OPINION: an outbreak of bipartisanship

Expansion of Medicaid in Arizona, Michigan shows how Democrats, Republicans can work together

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Folks, there is reason to be hopeful that our lawmakers can put aside their ideological differences every now and then and do what makes sense for constituents. 

In fact, last week some of the people we have elected to represent us — at least at the state level — even showed a willingness to put careers at risk by doing what they believe is the right thing.

One of the most contentious issues during state legislative sessions this year has been whether to expand the Medicaid program for low-income individuals and families, as Congress intended when it enacted health care reform three years ago.

The state-level debate was made necessary when the Supreme Court ruled last year that Congress can’t force the states to expand their Medicaid programs, even if the feds will always cover no less than 90 percent of the cost. Medicaid is jointly funded by the states and the federal government.

All of the states in which Democrats control both the governor’s office and legislature were quick to notify the Obama administration that they would take the federal money and expand their Medicaid programs to include families with incomes up to 138 percent of the federal poverty level. But that has not been the case in many of the states where Republicans enjoy a majority in one or both legislative chambers or have a Republican governor.

To date, 20 of those states have said “no thanks” — at least for now. The debate is still going on in seven others. But 23 states and the District of Columbia, including a number of red or purple states, have agreed to move forward with expansion next January.

Advocates of both health care reform and bipartisanship had reason to cheer last Thursday when lawmakers in conservative Arizona passed and sent to GOP Gov. Jan Brewer a Medicaid expansion bill she had endorsed. It would not have passed had several Republicans in both the House and Senate not joined Democrats in supporting the bill during a special session of the legislature.  

The other good news Thursday came from Michigan, when after nine hours of debate, the GOP-controlled House approved, on a bipartisan vote of 76-31, a bill supported by Democratic Gov. Rick Snyder to expand Medicaid there. 

I learned about it within minutes of the vote, thanks to Twitter. “Medicaid expansion passed!” tweeted Democratic Rep. Rashida Tlaib. “So proud of both my Democratic and Republican colleagues today.”

One legislator, Democrat Brandon Dillon, went so far as to say that Thursday was the first day he’d been proud to be a state rep.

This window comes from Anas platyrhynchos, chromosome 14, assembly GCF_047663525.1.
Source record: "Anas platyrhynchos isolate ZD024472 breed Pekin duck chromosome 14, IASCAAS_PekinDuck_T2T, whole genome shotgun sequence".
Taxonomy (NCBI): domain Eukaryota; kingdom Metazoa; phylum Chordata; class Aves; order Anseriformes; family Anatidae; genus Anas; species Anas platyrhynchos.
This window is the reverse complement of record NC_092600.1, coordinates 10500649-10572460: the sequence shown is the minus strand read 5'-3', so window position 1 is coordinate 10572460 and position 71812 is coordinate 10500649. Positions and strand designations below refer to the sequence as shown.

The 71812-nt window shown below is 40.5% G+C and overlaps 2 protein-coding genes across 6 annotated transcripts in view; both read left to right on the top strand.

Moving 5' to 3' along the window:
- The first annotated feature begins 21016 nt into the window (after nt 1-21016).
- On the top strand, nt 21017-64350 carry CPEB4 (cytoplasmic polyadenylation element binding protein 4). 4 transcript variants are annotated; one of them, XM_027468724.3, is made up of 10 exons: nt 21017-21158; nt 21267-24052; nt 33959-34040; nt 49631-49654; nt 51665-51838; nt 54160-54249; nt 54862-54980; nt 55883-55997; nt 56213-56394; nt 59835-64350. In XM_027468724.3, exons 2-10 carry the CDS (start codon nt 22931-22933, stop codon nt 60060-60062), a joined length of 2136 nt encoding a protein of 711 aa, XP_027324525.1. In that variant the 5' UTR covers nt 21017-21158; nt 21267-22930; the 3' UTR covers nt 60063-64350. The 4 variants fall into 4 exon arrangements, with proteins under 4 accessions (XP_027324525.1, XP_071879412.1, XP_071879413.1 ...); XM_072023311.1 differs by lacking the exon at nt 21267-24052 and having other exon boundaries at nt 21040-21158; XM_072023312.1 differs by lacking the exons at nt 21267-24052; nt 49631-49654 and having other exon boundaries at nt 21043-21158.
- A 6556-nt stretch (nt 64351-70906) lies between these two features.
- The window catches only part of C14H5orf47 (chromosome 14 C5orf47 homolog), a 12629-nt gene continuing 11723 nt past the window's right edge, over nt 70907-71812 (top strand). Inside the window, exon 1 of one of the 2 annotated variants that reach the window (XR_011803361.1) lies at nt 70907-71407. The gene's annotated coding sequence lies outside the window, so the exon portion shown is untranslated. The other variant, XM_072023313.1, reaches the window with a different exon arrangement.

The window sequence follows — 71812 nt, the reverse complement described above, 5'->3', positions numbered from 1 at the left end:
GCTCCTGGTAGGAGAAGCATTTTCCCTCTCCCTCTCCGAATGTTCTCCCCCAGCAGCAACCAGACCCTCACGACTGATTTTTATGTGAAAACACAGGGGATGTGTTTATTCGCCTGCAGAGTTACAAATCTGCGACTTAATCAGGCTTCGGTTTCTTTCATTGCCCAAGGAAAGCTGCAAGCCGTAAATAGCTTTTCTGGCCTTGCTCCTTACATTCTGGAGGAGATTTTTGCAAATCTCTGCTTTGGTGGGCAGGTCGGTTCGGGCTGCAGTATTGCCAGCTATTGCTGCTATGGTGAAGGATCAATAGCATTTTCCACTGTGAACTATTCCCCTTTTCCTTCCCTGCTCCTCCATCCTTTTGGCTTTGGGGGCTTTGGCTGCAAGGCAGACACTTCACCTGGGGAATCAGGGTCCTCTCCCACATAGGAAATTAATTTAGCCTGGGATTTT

And this from Republican House Speaker Jase Bolger: “This is a great example of cooperation in Lansing leading to the resolution of a difficult issue in a way that keeps the focus on the people of Michigan and what they need.”

It clearly took time for Republicans in both Arizona and Michigan to come around to supporting any part of the federal reform law they have criticized from the beginning.

While many Democrats hold the belief that “health care is a human right,” Republicans had to be persuaded that expansion makes sense from an economic point of view.

Crain’s Detroit Business quoted Republican Mike Shirkey as saying he was a “hard no” initially because of his general opposition to “Obamacare” but that he came around to support the expansion bill after weighing the pros and cons.

“There are perfectly good, legitimate, philosophical reasons to oppose, but a sincere effort to analyze the other sound, definable and measureable reasons to support outweighed those,” he said.

Among those measurable reasons: when more poor people have coverage, hospitals will have less “uncompensated care,” a misnomer because hospitals charge paying customers — and their insurers — substantially more just to cover the cost of care they provide to people who don’t have the means to pay.

Another compelling reason why many Republican lawmakers ultimately supported expansion is that if they didn’t, the federal taxes paid by state residents toward expansion would go to places that did enlarge their Medicaid programs.

As the Arizona bill was on its way to Brewer, she said in a statement that “it will extend cost-effective care to Arizona’s working poor using the very tax dollars our citizens already pay to the federal government.”

It may take a while, maybe even a few years, but I’m betting that lawmakers in the states that are saying “no thanks” now — even “hell no” — will eventually come around, despite what surely will be continued opposition from the Tea Party wing of the GOP. They will figure out at some point that it makes no sense for their fellow Floridians or Texans, for example, to be paying with their taxes for the coverage of folks in Arizona and Michigan.